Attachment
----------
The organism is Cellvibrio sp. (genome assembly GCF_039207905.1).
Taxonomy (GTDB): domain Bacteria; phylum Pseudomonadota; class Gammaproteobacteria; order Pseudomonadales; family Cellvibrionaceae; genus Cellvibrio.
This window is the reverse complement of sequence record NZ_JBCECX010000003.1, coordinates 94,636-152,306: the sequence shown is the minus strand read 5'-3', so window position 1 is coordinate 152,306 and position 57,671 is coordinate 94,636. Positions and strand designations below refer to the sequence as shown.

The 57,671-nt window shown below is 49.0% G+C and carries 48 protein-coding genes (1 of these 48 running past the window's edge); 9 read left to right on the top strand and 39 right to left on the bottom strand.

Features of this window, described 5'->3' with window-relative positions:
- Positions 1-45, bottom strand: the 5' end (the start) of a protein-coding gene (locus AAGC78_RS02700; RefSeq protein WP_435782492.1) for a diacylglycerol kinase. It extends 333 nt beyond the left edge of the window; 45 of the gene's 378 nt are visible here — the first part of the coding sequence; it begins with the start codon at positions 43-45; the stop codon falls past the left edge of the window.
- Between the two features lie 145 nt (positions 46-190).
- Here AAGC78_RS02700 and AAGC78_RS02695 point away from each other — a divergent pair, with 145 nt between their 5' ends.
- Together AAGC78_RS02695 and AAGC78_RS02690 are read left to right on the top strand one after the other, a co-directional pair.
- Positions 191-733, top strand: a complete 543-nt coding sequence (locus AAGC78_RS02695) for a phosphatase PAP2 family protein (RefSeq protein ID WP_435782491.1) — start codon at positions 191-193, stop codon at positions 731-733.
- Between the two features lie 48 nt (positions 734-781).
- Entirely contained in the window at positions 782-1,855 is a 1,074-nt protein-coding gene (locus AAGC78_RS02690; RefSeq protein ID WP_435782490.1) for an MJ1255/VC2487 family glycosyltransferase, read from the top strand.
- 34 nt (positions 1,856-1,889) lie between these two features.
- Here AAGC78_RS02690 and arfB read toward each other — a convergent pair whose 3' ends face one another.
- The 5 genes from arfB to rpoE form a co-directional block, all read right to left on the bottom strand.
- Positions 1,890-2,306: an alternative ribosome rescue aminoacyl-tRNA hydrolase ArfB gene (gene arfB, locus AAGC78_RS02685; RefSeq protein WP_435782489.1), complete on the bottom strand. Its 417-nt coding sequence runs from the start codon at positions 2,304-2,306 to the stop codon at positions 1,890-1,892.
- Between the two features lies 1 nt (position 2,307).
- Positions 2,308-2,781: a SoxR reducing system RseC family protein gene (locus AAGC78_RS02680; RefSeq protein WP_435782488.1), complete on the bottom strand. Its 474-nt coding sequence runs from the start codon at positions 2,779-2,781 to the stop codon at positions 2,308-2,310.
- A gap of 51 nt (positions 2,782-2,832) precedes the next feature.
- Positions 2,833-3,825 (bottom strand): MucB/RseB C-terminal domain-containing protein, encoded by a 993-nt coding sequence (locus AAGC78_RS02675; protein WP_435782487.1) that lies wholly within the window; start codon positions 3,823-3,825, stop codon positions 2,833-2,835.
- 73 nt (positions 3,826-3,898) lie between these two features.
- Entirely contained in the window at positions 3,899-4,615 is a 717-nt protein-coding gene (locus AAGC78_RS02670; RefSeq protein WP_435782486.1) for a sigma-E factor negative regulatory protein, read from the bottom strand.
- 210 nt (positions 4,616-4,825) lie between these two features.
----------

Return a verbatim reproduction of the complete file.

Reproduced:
The organism is Cellvibrio sp. (genome assembly GCF_039207905.1).
Taxonomy (GTDB): domain Bacteria; phylum Pseudomonadota; class Gammaproteobacteria; order Pseudomonadales; family Cellvibrionaceae; genus Cellvibrio.
This window is the reverse complement of sequence record NZ_JBCECX010000003.1, coordinates 94,636-152,306: the sequence shown is the minus strand read 5'-3', so window position 1 is coordinate 152,306 and position 57,671 is coordinate 94,636. Positions and strand designations below refer to the sequence as shown.

The 57,671-nt window shown below is 49.0% G+C and carries 48 protein-coding genes (1 of these 48 running past the window's edge); 9 read left to right on the top strand and 39 right to left on the bottom strand.

Features of this window, described 5'->3' with window-relative positions:
- Positions 1-45, bottom strand: the 5' end (the start) of a protein-coding gene (locus AAGC78_RS02700; RefSeq protein WP_435782492.1) for a diacylglycerol kinase. It extends 333 nt beyond the left edge of the window; 45 of the gene's 378 nt are visible here — the first part of the coding sequence; it begins with the start codon at positions 43-45; the stop codon falls past the left edge of the window.
- Between the two features lie 145 nt (positions 46-190).
- Here AAGC78_RS02700 and AAGC78_RS02695 point away from each other — a divergent pair, with 145 nt between their 5' ends.
- Together AAGC78_RS02695 and AAGC78_RS02690 are read left to right on the top strand one after the other, a co-directional pair.
- Positions 191-733, top strand: a complete 543-nt coding sequence (locus AAGC78_RS02695) for a phosphatase PAP2 family protein (RefSeq protein ID WP_435782491.1) — start codon at positions 191-193, stop codon at positions 731-733.
- Between the two features lie 48 nt (positions 734-781).
- Entirely contained in the window at positions 782-1,855 is a 1,074-nt protein-coding gene (locus AAGC78_RS02690; RefSeq protein ID WP_435782490.1) for an MJ1255/VC2487 family glycosyltransferase, read from the top strand.
- 34 nt (positions 1,856-1,889) lie between these two features.
- Here AAGC78_RS02690 and arfB read toward each other — a convergent pair whose 3' ends face one another.
- The 5 genes from arfB to rpoE form a co-directional block, all read right to left on the bottom strand.
- Positions 1,890-2,306: an alternative ribosome rescue aminoacyl-tRNA hydrolase ArfB gene (gene arfB, locus AAGC78_RS02685; RefSeq protein WP_435782489.1), complete on the bottom strand. Its 417-nt coding sequence runs from the start codon at positions 2,304-2,306 to the stop codon at positions 1,890-1,892.
- Between the two features lies 1 nt (position 2,307).
- Positions 2,308-2,781: a SoxR reducing system RseC family protein gene (locus AAGC78_RS02680; RefSeq protein WP_435782488.1), complete on the bottom strand. Its 474-nt coding sequence runs from the start codon at positions 2,779-2,781 to the stop codon at positions 2,308-2,310.
- A gap of 51 nt (positions 2,782-2,832) precedes the next feature.
- Positions 2,833-3,825 (bottom strand): MucB/RseB C-terminal domain-containing protein, encoded by a 993-nt coding sequence (locus AAGC78_RS02675; protein WP_435782487.1) that lies wholly within the window; start codon positions 3,823-3,825, stop codon positions 2,833-2,835.
- 73 nt (positions 3,826-3,898) lie between these two features.
- Entirely contained in the window at positions 3,899-4,615 is a 717-nt protein-coding gene (locus AAGC78_RS02670; RefSeq protein WP_435782486.1) for a sigma-E factor negative regulatory protein, read from the bottom strand.
- 210 nt (positions 4,616-4,825) lie between these two features.